Agricultue Team members are Joe Bonelli (team leader), Leslie Alexander, Joan Allen, Sheila Andrew, Sarah Bailey, Candace Bartholomew, Jude Boucher, Boris Bravo-Ureta, Sandra Bushmich, Anoushka Concepcion, Mary Concklin, Dennis D’Amico, Michael Darre, Sal Frasca Jr., Tessa Getchis, Diane Wright Hirsch, Mazhar Khan, Jiff Martin, Richard McAvoy, Joyce Meader, Richard Meinert, Jenifer Nadeau, Dawn Pettinelli, Leanne Pundt, Carol Quish, Rosa Raudales, Guillermo Risatti, Carl Salsedo, Joan Smyth, Deborah Tyser, Paulo Verardi, Vickie Wallace, Ben Campbell, Alejandro Chiriboga, German Cutz, Ana Legrand, Donna Ellis, Jason Henderson, Jude Hsiang, John Inguagiato, Jessica Lubell, Steve Rackliffe, Tom Meyer, Deborah Lee, Deb Prior and Stacey Stearns (program coordinator).

Historical image of the week

Horse Clinic

1966 Horse Clinic

Meet undergraduate Jacob Gardner


Jacob Gardner

When sophomore Jacob Griffith Gardner of Madison, Connecticut could not find a major that perfectly matched his interests, he decided to create his own. Jacob now has the individualized major of integrated crop management (ICM) through biotechnology, and he is involved in research and a fraternity on campus. Here is what he said in an interview.

What attracted you to UConn? At first, UConn was not my top choice. However, my mothers, aunt and uncle are all UConn alumni, and, financially, UConn made the most sense. When I chose UConn, I based my decision on logic. Once I arrived, however, I fell in love with the school.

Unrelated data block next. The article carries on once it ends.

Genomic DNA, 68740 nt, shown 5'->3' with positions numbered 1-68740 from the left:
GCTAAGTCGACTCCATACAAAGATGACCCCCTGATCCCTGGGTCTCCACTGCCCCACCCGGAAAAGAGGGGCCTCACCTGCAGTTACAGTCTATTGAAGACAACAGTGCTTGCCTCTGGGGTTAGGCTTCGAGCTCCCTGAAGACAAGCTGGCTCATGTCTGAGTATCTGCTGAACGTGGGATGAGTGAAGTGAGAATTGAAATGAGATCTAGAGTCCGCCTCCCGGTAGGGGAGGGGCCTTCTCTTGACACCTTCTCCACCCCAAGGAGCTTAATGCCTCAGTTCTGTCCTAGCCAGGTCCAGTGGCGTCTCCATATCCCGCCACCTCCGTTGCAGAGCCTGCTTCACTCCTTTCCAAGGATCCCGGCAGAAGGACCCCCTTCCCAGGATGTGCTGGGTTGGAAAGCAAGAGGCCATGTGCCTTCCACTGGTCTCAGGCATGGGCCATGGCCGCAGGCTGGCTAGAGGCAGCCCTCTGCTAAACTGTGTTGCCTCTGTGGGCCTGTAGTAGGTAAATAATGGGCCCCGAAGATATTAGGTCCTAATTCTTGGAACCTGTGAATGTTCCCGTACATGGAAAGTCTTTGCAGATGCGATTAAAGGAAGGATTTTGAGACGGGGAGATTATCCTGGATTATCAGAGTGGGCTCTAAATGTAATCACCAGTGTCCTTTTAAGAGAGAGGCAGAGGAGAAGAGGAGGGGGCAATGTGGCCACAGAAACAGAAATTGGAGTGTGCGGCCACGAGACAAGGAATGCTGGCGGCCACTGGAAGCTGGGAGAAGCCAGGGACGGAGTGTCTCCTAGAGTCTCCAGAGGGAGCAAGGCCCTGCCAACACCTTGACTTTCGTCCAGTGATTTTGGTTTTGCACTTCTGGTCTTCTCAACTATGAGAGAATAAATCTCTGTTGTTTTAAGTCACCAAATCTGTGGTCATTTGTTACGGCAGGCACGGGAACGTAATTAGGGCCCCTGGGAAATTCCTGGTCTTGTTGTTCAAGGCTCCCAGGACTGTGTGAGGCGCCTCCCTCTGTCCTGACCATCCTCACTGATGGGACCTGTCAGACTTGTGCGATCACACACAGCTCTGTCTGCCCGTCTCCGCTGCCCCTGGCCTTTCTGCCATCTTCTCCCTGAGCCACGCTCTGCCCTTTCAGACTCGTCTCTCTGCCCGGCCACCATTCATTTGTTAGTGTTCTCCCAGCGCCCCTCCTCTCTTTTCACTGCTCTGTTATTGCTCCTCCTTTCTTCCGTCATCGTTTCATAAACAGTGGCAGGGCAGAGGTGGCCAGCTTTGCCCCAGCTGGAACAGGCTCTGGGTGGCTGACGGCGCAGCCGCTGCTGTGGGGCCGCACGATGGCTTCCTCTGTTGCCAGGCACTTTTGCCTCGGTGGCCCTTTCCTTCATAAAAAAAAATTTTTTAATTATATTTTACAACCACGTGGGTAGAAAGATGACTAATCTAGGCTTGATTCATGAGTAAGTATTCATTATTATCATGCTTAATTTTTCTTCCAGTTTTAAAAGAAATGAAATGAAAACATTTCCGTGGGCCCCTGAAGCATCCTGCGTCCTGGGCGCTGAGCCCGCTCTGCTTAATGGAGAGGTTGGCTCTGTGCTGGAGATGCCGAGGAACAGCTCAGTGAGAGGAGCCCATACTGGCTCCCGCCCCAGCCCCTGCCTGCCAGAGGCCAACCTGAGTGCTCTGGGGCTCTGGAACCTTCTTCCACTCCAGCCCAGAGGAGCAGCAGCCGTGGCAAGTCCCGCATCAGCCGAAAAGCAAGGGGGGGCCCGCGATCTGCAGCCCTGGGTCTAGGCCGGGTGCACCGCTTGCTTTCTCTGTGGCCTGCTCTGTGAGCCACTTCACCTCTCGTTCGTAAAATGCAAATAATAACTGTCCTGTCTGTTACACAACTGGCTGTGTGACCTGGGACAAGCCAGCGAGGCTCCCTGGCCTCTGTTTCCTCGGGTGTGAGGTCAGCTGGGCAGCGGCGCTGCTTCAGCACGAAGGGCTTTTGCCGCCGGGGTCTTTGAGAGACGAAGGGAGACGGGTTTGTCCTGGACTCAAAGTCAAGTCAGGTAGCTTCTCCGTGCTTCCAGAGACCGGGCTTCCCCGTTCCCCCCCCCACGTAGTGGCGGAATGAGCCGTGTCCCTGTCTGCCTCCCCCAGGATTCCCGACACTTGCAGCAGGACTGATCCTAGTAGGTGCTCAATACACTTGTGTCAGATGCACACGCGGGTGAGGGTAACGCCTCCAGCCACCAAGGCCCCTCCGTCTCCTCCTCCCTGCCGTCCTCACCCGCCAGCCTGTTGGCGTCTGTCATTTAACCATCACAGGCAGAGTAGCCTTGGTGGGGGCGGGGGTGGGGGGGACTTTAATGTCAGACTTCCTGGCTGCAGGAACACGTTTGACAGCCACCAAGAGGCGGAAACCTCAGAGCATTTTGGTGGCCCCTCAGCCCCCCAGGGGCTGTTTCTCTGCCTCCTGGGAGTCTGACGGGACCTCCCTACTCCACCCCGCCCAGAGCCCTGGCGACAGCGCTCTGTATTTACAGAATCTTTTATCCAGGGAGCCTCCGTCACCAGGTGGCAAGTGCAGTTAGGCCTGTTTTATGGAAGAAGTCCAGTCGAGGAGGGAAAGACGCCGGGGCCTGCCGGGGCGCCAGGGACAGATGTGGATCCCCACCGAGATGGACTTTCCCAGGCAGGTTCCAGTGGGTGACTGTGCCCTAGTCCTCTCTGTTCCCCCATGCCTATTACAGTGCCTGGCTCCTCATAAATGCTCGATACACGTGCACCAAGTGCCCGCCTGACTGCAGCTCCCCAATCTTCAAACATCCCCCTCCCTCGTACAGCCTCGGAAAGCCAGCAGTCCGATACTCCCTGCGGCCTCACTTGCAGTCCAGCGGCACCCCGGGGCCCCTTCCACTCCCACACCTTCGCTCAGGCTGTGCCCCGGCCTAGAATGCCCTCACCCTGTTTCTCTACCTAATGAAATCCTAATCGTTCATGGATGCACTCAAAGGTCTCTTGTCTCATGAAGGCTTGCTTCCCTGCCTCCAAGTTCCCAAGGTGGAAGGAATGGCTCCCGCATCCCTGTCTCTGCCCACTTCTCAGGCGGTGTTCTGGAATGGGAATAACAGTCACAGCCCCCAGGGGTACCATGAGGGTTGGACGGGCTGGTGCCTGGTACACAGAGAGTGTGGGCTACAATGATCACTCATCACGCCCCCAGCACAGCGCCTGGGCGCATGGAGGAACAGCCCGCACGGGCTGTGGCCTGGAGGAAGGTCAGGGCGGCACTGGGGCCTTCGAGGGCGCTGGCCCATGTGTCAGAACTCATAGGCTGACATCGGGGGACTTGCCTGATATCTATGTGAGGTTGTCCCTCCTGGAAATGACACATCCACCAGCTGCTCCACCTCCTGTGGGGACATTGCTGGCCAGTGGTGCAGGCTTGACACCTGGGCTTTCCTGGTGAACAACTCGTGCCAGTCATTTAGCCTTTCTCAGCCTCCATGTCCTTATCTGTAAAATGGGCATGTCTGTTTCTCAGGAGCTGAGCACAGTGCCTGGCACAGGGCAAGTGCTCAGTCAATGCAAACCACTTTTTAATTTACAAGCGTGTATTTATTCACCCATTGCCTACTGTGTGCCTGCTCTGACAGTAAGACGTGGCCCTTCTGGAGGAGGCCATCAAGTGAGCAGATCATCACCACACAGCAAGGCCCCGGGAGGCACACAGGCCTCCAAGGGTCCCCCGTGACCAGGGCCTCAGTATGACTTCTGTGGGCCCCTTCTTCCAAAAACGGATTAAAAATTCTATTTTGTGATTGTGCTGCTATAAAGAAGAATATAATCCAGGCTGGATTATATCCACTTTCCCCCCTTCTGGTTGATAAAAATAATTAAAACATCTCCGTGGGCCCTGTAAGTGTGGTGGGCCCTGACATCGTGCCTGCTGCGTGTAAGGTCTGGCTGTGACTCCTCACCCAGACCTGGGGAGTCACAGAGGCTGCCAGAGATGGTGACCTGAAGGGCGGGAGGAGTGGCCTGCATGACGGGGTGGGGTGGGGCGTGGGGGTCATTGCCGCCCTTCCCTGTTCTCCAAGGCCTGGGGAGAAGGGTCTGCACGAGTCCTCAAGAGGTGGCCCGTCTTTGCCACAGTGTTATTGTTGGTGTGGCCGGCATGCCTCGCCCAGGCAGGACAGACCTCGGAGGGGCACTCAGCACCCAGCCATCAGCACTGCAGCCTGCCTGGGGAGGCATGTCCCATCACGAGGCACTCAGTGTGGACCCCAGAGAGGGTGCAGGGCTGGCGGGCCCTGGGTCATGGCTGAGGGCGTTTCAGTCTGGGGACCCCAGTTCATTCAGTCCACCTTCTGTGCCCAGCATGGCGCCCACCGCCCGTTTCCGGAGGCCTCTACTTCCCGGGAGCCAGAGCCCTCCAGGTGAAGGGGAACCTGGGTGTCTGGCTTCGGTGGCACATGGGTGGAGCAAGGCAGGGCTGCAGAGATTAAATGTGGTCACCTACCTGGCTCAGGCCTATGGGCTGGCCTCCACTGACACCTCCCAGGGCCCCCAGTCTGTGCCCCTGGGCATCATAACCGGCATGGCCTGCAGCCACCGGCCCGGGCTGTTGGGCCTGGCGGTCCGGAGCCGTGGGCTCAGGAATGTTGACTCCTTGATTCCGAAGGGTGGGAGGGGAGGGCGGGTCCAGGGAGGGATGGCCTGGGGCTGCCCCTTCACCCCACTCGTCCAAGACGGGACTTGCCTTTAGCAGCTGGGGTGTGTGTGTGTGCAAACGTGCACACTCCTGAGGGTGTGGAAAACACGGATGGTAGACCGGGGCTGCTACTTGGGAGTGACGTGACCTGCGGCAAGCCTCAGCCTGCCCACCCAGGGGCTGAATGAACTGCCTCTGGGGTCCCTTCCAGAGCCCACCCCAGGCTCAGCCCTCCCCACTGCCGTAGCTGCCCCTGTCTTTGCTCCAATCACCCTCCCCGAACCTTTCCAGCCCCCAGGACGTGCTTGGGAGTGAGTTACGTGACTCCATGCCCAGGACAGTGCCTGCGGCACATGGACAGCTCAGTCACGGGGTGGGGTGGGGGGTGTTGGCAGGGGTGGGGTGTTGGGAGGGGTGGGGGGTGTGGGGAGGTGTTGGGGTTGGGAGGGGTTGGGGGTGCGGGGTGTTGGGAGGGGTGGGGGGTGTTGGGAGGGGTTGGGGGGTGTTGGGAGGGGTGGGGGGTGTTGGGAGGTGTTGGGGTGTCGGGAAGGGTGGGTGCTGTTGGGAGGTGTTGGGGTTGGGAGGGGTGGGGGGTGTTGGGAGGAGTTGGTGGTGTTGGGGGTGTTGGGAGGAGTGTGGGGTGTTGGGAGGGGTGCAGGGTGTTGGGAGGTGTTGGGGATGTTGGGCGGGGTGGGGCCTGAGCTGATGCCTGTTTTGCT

Why did you choose your particular major? I started out as a psychology major and then quickly switched to economics. During the College of Liberal Arts and Sciences orientation, however, I learned that research is one of the best ways to have a positive impact in one’s area of study. I realized that I could not picture myself doing research with people. Rather, I loved being outside and working with food and plants, and so I began to consider studying food crops. In a weird way, my CLAS orientation inspired me to switch to CAHNR. (more…)

Funding for a song

Stephen Swallow, center, with PhD students Pengfei Liu, left, and Anwesha Chakrabarti. Photo by Cameron Faustman.

Stephen Swallow, center, with PhD students Pengfei Liu, left, and Anwesha Chakrabarti. Photo by Cameron Faustman.

How much is the sound of bird song worth? Can we place a monetary value on the heart stopping-sight of a bobolink in flight? Should neighbors invest in the possibility that their dollars might preserve a species so fragile that it might fail to reproduce at all?

These are just a few of the questions Stephen Swallow, professor in the Department of Agricultural and Resource Economics, has been testing as part of the Bobolink Project, a joint effort by faculty and students at the University of Rhode Island and UConn.

Swallow, who grew up in Missouri and proudly displays a photo of President Harry Truman on his office wall, wanted to apply market practices to environmental problems. He is interested in how to link supporting the public good; in this case, the preservation of habitat conducive to supporting nesting bobolinks, to what people will invest in the process. Swallow is “creating, inventing and testing rules of exchange that reduce the advantage a person has from being a ‘free rider in the environment’.” By paying—Swallow calls it the “willingness to sacrifice” —a donor can demonstrate their values for environmental benefits.